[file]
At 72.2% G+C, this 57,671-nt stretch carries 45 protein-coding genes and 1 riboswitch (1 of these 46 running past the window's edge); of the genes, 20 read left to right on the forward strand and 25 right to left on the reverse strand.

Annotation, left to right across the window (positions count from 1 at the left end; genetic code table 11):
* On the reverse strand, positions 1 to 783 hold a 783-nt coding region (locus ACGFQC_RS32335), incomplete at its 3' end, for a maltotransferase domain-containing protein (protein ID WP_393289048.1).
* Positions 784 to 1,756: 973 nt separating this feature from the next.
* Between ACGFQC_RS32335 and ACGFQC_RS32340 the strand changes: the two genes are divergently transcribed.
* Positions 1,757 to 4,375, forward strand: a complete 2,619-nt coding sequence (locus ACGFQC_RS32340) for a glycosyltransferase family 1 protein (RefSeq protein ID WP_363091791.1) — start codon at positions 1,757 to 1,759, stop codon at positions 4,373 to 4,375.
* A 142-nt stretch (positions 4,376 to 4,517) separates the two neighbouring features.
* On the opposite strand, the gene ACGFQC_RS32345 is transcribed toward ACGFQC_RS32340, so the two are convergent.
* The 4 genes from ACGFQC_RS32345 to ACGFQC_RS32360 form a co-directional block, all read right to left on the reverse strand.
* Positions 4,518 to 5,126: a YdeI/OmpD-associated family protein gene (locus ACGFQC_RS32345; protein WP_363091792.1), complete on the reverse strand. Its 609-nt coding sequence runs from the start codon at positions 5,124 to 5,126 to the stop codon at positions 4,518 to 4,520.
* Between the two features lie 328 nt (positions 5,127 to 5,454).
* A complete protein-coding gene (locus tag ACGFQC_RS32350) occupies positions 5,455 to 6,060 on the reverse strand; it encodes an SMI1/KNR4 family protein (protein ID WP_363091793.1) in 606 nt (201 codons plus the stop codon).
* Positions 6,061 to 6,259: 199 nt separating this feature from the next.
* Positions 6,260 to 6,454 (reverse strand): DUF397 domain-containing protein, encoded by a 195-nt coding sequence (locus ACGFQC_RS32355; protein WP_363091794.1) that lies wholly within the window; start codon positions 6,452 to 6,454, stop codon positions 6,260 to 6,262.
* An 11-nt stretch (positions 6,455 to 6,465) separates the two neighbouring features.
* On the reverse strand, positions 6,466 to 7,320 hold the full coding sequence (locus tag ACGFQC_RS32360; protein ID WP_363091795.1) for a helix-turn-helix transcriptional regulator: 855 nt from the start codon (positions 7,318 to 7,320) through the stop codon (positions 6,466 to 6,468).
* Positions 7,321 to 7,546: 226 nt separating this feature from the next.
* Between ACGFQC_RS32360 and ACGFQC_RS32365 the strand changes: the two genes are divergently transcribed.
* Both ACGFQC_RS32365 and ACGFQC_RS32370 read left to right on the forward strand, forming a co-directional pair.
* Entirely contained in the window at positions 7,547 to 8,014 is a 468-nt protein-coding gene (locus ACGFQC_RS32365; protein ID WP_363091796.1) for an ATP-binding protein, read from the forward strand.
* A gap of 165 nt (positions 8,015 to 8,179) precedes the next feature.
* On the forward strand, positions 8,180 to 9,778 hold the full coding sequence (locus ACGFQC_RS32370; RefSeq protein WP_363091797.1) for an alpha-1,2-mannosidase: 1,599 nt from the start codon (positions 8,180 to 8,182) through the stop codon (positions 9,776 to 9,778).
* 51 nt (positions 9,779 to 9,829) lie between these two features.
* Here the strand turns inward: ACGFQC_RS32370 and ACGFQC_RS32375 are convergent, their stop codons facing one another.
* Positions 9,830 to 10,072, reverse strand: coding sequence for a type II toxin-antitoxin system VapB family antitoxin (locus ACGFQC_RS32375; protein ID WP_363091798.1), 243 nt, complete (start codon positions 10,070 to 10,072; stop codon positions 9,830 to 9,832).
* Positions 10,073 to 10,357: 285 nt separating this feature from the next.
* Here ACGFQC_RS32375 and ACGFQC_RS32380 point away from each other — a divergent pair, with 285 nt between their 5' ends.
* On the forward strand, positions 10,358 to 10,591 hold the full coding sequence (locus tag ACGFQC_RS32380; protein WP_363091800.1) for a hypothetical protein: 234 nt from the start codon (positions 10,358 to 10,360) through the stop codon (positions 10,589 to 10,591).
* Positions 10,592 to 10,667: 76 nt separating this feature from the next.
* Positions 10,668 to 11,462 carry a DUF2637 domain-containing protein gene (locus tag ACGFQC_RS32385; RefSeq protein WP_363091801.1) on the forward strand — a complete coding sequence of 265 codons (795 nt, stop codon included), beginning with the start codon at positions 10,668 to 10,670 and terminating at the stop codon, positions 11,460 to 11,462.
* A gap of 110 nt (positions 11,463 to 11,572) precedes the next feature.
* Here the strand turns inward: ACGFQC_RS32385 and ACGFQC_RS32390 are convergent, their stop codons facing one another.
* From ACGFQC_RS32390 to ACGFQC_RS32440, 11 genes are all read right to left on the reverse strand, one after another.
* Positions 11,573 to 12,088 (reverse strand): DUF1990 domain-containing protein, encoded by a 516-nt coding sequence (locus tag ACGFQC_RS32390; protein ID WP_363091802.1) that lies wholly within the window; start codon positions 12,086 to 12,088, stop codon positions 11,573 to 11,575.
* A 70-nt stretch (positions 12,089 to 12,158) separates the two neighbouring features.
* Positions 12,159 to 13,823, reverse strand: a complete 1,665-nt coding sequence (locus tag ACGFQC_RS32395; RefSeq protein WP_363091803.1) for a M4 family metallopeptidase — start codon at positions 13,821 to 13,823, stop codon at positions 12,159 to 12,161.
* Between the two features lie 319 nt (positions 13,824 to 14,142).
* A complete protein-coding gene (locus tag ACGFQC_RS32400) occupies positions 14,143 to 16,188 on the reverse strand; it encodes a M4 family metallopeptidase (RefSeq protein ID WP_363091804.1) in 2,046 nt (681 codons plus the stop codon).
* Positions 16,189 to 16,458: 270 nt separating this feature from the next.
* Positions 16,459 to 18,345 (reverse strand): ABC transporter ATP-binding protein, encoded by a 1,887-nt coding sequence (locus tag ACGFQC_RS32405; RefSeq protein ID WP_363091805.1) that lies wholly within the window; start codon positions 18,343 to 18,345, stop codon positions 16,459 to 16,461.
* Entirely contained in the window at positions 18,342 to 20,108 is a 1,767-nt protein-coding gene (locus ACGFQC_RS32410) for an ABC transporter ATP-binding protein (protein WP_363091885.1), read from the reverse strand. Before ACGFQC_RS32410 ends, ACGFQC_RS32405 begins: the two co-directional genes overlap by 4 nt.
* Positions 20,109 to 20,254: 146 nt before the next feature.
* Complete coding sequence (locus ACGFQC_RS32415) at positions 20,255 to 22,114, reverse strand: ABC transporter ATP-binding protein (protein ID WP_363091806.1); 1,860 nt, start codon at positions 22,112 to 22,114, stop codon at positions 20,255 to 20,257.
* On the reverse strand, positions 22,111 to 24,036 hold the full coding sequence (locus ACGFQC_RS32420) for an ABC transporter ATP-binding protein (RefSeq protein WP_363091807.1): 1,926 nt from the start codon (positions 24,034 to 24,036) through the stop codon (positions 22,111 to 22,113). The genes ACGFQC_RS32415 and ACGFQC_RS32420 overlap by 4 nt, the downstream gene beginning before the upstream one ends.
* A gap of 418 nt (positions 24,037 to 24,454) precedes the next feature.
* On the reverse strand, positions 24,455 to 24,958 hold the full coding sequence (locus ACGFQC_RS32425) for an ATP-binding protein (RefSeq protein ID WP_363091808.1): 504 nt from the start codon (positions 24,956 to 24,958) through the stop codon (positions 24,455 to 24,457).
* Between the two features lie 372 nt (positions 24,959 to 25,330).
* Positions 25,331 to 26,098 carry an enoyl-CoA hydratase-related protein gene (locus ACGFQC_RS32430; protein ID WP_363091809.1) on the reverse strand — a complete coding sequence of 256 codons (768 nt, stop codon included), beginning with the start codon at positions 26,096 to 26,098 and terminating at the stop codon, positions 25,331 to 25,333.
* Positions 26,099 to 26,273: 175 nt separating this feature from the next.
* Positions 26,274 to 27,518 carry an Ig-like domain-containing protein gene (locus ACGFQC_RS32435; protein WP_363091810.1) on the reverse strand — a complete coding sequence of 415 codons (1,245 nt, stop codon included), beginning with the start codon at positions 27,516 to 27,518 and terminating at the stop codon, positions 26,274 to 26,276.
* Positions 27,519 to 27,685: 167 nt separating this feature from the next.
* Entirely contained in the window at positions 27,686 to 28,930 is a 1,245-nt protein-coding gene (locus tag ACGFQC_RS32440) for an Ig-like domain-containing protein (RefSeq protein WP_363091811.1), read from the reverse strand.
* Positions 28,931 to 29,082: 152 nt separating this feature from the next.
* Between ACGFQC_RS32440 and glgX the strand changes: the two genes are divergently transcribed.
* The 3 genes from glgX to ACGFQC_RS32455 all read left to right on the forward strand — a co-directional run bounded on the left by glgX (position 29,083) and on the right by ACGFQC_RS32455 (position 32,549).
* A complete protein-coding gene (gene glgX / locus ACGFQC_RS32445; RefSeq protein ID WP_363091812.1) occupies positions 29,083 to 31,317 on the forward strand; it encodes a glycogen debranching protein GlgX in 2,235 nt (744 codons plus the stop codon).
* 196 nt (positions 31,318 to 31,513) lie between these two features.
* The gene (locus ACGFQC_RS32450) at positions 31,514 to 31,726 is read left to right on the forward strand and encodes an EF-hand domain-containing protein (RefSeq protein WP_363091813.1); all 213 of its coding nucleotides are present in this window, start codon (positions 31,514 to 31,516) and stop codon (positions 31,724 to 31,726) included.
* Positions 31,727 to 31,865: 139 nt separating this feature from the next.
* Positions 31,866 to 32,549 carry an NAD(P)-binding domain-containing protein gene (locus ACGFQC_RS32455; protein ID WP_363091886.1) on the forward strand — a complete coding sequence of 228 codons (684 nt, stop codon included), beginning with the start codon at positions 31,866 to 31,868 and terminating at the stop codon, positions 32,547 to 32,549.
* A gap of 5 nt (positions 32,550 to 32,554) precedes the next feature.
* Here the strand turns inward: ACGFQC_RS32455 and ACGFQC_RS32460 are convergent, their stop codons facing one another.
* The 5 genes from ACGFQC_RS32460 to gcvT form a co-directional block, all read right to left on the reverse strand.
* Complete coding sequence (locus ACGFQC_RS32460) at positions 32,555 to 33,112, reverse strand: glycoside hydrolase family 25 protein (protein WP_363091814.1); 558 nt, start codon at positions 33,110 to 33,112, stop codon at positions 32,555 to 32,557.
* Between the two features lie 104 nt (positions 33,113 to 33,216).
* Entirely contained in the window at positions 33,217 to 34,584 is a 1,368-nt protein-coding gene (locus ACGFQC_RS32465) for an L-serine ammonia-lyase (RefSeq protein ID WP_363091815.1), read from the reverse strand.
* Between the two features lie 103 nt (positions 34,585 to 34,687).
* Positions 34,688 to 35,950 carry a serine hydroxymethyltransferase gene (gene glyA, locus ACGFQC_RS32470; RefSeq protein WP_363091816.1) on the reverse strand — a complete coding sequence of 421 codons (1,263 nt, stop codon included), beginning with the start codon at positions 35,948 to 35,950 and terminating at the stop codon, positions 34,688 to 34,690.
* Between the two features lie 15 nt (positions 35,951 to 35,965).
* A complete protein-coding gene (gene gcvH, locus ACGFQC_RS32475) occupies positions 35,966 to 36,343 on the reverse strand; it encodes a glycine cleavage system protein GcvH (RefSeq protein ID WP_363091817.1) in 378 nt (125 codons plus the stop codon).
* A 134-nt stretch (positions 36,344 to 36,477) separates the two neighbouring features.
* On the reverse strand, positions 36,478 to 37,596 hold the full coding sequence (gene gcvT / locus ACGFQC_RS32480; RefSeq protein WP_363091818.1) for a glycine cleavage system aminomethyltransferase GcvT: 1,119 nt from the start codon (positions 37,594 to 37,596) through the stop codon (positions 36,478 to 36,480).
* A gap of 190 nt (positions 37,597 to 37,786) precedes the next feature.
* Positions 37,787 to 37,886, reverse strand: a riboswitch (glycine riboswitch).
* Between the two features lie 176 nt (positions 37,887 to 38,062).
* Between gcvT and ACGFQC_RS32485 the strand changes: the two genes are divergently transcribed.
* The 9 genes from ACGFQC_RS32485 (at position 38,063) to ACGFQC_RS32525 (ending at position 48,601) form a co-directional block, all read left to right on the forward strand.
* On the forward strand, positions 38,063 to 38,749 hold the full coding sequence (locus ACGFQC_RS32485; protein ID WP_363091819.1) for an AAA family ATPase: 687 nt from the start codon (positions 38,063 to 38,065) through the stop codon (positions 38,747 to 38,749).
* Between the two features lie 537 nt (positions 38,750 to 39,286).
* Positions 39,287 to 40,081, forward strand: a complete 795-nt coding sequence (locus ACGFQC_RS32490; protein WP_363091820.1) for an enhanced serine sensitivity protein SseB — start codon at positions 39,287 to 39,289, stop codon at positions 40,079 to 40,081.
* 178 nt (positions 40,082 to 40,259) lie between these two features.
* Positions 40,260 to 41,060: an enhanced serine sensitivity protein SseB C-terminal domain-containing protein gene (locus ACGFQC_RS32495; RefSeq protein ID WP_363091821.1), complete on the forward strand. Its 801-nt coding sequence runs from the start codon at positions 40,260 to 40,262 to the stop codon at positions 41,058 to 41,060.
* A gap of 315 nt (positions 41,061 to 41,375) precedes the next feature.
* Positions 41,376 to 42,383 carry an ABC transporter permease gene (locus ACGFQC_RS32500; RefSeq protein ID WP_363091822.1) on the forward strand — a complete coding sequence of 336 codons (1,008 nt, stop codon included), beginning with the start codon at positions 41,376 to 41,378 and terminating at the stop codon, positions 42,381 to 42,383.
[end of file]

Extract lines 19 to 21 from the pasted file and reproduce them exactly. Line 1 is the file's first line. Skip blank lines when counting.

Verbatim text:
* Both ACGFQC_RS32365 and ACGFQC_RS32370 read left to right on the forward strand, forming a co-directional pair.
* Entirely contained in the window at positions 7,547 to 8,014 is a 468-nt protein-coding gene (locus ACGFQC_RS32365; protein ID WP_363091796.1) for an ATP-binding protein, read from the forward strand.
* A gap of 165 nt (positions 8,015 to 8,179) precedes the next feature.